Mobile devices are marching forward, winning their longstanding battle against the now old-fashioned PC. Research firm GFK estimates that the demand for smartphones increased by 56% in 2012, touching 720 million devices globally.
With the Bring Your Own Device (BYOD) trend gaining momentum, enterprises will now increasingly have to leverage mobile applications across multiple platforms. But while developers would like to create applications that run across mobile devices, the biggest hurdle remains the multiple operating systems tied into these devices.
But developers seem to have found their own solution – hybrid mobile applications. These blend the portability of HTML5 with a native web container, thereby also enabling native device. If Gartner is to be believed, about 50% of mobile applications will be hybrid by 2016.
So, what makes HTML5 developers’ preferred coding solution? In a market that has many mobile operating systems, HTML5 holds the promise of bringing together a fragmented OS environment. It also provides location and context aware content, while using native device features like cameras. Further, it reduces dependencies on plug-ins, without sacrificing interactivity. In a nutshell – it is a cost-effective solution to native applications.
Moreover, organizations can use existing employee technology expertise for development, dramatically reducing enterprise mobile-enablement costs. This has the potential to further fuel mobile device adoption.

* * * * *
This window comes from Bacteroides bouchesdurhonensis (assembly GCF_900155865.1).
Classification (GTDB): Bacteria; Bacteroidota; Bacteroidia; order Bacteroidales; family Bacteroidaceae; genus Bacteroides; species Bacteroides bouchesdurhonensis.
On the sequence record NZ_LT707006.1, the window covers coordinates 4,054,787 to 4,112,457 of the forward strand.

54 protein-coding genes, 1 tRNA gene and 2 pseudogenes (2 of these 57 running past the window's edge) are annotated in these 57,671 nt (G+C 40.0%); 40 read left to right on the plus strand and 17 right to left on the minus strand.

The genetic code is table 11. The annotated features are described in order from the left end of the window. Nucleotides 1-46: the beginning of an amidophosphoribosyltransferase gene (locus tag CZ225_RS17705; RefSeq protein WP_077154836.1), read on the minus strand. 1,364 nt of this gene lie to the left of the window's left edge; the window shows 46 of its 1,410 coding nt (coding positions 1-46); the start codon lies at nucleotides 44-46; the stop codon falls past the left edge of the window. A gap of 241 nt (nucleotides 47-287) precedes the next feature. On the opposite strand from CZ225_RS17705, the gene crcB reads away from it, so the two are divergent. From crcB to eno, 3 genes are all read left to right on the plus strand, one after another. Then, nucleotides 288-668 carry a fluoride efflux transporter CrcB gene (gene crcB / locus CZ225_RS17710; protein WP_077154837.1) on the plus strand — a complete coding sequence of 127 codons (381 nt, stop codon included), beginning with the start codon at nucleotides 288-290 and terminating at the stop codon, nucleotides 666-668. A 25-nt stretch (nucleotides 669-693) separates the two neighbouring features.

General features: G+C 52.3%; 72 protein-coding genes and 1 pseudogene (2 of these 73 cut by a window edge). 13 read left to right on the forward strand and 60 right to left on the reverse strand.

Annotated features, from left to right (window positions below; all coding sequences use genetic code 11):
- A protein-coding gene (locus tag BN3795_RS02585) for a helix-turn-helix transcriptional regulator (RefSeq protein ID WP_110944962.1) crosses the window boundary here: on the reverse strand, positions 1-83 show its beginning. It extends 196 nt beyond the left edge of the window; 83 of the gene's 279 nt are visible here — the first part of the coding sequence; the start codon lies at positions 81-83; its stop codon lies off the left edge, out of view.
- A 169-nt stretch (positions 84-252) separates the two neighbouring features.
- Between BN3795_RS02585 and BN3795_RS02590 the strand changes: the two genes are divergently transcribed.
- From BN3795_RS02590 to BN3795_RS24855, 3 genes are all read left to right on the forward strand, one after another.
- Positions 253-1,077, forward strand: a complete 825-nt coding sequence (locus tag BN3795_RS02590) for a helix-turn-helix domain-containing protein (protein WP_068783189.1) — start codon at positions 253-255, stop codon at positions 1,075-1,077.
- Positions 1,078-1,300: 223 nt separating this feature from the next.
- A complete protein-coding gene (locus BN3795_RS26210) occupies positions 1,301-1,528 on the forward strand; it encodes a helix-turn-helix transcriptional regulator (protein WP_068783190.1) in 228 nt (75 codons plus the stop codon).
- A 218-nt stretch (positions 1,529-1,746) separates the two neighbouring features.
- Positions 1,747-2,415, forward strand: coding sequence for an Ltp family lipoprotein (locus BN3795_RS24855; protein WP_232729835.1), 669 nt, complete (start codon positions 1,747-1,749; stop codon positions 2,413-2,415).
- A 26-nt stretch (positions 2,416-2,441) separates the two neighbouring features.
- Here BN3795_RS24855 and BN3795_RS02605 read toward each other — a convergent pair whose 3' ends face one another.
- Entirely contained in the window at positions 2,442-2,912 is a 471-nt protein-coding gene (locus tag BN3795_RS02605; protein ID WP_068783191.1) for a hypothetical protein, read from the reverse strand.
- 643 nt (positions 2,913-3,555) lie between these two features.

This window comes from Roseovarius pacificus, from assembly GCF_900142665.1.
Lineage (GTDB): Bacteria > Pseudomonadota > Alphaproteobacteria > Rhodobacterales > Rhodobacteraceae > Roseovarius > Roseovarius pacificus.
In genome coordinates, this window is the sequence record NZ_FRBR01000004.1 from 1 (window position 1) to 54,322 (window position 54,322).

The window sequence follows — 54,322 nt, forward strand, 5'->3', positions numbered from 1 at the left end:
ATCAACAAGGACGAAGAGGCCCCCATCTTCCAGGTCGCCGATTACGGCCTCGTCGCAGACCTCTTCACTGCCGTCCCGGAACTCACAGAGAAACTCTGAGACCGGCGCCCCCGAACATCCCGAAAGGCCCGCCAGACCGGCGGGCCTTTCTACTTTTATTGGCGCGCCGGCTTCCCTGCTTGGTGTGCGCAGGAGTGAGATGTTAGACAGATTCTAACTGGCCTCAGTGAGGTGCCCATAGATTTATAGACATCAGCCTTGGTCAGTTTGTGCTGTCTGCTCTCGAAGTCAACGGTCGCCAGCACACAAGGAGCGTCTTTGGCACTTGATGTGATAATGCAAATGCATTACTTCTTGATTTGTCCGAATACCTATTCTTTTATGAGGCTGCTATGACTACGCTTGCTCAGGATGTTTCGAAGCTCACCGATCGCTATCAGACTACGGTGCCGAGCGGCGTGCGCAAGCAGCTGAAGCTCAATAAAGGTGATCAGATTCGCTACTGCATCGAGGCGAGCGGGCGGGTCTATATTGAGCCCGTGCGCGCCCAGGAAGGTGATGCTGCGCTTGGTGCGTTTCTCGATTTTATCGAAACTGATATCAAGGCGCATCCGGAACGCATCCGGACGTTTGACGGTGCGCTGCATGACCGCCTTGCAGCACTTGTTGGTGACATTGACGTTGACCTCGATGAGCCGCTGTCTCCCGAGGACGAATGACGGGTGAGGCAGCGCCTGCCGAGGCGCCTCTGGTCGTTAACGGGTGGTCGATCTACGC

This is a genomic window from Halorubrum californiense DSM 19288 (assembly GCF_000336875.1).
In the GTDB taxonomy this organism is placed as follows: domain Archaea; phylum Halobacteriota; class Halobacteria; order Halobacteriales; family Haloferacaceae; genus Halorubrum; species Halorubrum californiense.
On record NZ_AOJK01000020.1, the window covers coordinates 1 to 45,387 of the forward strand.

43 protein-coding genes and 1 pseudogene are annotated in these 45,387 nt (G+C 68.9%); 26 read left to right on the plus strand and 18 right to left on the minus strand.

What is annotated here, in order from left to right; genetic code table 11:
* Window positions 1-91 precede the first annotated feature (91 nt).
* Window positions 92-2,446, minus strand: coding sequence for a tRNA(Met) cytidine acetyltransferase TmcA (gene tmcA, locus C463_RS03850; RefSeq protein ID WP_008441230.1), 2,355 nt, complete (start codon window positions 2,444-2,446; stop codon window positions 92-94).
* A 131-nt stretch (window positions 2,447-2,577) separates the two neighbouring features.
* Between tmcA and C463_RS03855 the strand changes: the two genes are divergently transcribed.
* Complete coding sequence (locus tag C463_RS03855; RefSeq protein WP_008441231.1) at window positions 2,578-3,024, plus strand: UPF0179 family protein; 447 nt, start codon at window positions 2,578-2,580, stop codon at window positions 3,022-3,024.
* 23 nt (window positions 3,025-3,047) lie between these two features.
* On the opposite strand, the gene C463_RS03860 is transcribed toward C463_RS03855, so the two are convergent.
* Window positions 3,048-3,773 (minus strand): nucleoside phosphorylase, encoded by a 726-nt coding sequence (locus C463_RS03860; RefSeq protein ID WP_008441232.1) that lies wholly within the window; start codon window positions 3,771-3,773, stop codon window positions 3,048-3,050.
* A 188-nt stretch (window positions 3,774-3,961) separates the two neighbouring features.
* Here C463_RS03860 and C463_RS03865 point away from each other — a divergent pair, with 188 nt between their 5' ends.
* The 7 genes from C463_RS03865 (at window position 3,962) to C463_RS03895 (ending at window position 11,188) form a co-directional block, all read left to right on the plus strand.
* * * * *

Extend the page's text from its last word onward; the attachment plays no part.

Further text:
Not surprisingly, many industries have been quick to hop onto the HTML5 bandwagon. The early adopters include the travel, transportation, hospitality, banking, financial services, insurance, retail, consumer packaged goods, media, and entertainment industries.
Wipro has also used HTML5 in to provide data interactivity on mobile devices. These include a banking application with interactive charting capability for leading US banks, a CRM application for mobile employees, and an offline tablet based learning application. Clearly, HTML5 has applications across industries.
But obstacles to the adoption of HTML5 remain. The most significant one being that it still has to be formally adopted as an industry standard. Yet, with HTML5 providing organizations with the best solution for mobile enablement, the only way ahead seems to be forward. Recognizing this, social media companies like LinkedIn, Facebook and YouTube have initiated application development in HTML5.
The mobility juggernaut is on a roll. There’s no turning back the clock. Has your web strategy factored in the HTML5 mobile web or hybrid apps that are transforming the future of mobility?